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DANCE REVIEW

STUTTGART BALLET RETURNS TO JOHN CRANKO'S THE TAMING OF THE SHREW

 

By Patricia Boccadoro

PARIS, 29 January 2007—The South African choreographer, John Cranko, who was invited to Stuttgart in 1960 to stage his Prince of the Pagodas, stayed there to develop a repertory that made the troupe the finest classical company in Germany. And while the city's history of dance dates back to court ballets performed there as early as 1609, its importance growing with first Noverre and then Taglioni as ballet master, it wasn't until the arrival of Cranko, who revitalized the troupe, that it became one of the world's leading companies.

Under Cranko's careful guidance, Marcia Haydée developed into a great dramatic ballerina and her partnership with Richard Cragun became legendary. The Brazilian star was his muse for a series of important and very popular full-length ballets, beginning in 1962 with his revised and wonderful version of Romeo and Juliet, followed by Onegin three years later, and The Taming of the Shrew in 1969. His untimely death at 46, from a heart attack while traveling back from the U.S., was a tremendous loss to the dance world.


Mikhail Kaniskin, Alexander Zaitsev, Stefan Stewart in The Taming of the Shrew
Photo: Sébastien Mathé 
 

The strong dramatic qualities of his works and detailed characterization encouraged the acting ability of his dancers, and emphasis was put, then as today, on interpreters with personality. Nowhere was this more evident than in the joyous performance of The Taming of the Shrew presented at the Palais Garnier in January.


Sue Jin Kang and Stuttgart Ballet in The Taming of the Shrew
Photo: Sébastien Mathé

Set to a score by Kurt–Heinz Stolze and with ravishing costumes by Elizabeth Dalton, a student of Nicholas Georgiadis, the staging is nevertheless a little out-dated today with its interminable changes of décor. Scenery is shifted around backstage while something is happening front-stage, but then, isn't that part of the charm?

The choreographer, however, gives a very good, eloquent reading of William Shakespeare's comic play where marriage is perceived as a war of the sexes. Famous in Padua for her fiery temperament, Kate is a woman who stands up to men; she's a far cry from the meek and submissive wife men sought, but her father has decreed that she must marry before her younger sister. However, the sister in question, Bianca, has three suitors who decide that a husband must be found for the "shrew", thus clearing the way for their designs on the youthful Bianca. And thus it is that they discover the rough and boastful Petruchio, come to the city in search of a wealthy bride.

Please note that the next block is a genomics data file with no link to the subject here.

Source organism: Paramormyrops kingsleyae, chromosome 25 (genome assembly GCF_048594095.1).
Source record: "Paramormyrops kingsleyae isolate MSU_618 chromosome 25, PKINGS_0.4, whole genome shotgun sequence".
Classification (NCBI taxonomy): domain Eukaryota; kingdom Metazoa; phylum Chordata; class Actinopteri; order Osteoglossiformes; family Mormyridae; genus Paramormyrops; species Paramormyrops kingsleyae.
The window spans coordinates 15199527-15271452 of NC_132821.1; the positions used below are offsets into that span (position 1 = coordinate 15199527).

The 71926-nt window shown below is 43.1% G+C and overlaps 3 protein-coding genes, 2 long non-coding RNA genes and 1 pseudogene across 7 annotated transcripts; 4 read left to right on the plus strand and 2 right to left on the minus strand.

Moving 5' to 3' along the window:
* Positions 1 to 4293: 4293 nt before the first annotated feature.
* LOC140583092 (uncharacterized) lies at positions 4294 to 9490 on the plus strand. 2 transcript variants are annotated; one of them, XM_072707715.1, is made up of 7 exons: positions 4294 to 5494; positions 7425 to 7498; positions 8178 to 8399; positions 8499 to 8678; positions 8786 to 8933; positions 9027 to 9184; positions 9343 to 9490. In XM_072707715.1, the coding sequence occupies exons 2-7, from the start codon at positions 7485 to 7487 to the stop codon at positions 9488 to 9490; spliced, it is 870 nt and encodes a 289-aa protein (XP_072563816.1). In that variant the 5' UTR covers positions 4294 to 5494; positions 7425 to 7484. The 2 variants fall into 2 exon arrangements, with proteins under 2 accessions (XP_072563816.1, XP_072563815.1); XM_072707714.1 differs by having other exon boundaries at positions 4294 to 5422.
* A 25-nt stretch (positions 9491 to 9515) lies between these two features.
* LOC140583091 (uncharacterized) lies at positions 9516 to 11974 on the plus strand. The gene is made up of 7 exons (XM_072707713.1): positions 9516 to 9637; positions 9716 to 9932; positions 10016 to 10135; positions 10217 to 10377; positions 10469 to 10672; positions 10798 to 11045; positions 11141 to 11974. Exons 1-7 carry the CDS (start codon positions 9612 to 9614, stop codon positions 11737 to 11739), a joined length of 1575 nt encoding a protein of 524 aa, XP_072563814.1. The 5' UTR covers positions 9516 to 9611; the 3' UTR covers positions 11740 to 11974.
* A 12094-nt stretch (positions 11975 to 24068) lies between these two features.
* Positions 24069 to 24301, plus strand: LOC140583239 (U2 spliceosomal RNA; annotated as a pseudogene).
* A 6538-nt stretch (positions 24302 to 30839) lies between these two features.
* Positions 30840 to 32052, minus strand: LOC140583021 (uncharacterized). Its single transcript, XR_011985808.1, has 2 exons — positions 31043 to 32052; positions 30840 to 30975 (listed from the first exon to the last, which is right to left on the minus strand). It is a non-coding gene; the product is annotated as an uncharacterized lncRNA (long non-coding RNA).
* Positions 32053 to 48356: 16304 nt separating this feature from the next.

Sue Jin Kang Filip Barankiewicz in The Taming of the Shrew
Photo: Sébastien Mathé

It's very difficult to translate a comedy, and the ballet, a blend of classical dance and pantomime which was most enjoyable, had, nonetheless, moments which were heavy going and even tedious, possibly due to weak casting. A particular scene, where Bianca is in the garden with her suitors, Gremio, Hortensio, and the inoffensive student, Lucentio caused problems because the three men were technically poor. It is not good enough to be only competent when dancing Cranko's choreography.

However, this was more than made up for by Alicia Amatriain and Jiri Jelinek who made a superb central couple, full of life and, in the case of Jelinek, bursting with good humour and bonhomie. It's not an easy task to follow in the footsteps of Marcia Haydée, but Amatriain's youthful charm and freshness in the role of the rebellious Kate was a joy to watch. Her haughty dismissal of unwelcome attention, her disbelief in Petruchio's motives and not least, her credible and intelligent swings of mood as the ballet progressed, allied with a sure technique in the two sweepingly beautiful pas de deux, won the audience's heart as surely as Petruchio's. She knew that in accepting him, she had everything to win. Jelinek, an athletically handsome, quick-witted and thoroughly likeable Petruchio, is actually quite taken with the fiery Kate, and proves to be more than her match.  She is of course transformed into an obedient and loving wife, a role she fills with delight.


Sue Jin Kang Filip Barankiewicz in The Taming of the Shrew
Photo: Sébastien Mathé

Although the Anglo-Saxon sense of comedy isn't the same as the Latin, most of the comic scenes were well accepted as everything ended happily for these two superb artists, for this legendary company, and for the spectators, who left the theatre wreathed in smiles.  It was all a little ridiculous, but most people just joined in the fun!

What was not fun was the Orchestre Colonne, valiantly conducted by James Tuggle, musical director of the Ballet of Stuttgart. Their playing, particularly during the opening overture, was abysmal and at the end several members scuttled off even before the curtain was lowered.

Patricia Boccadoro is dance editor at Culturekiosque.com



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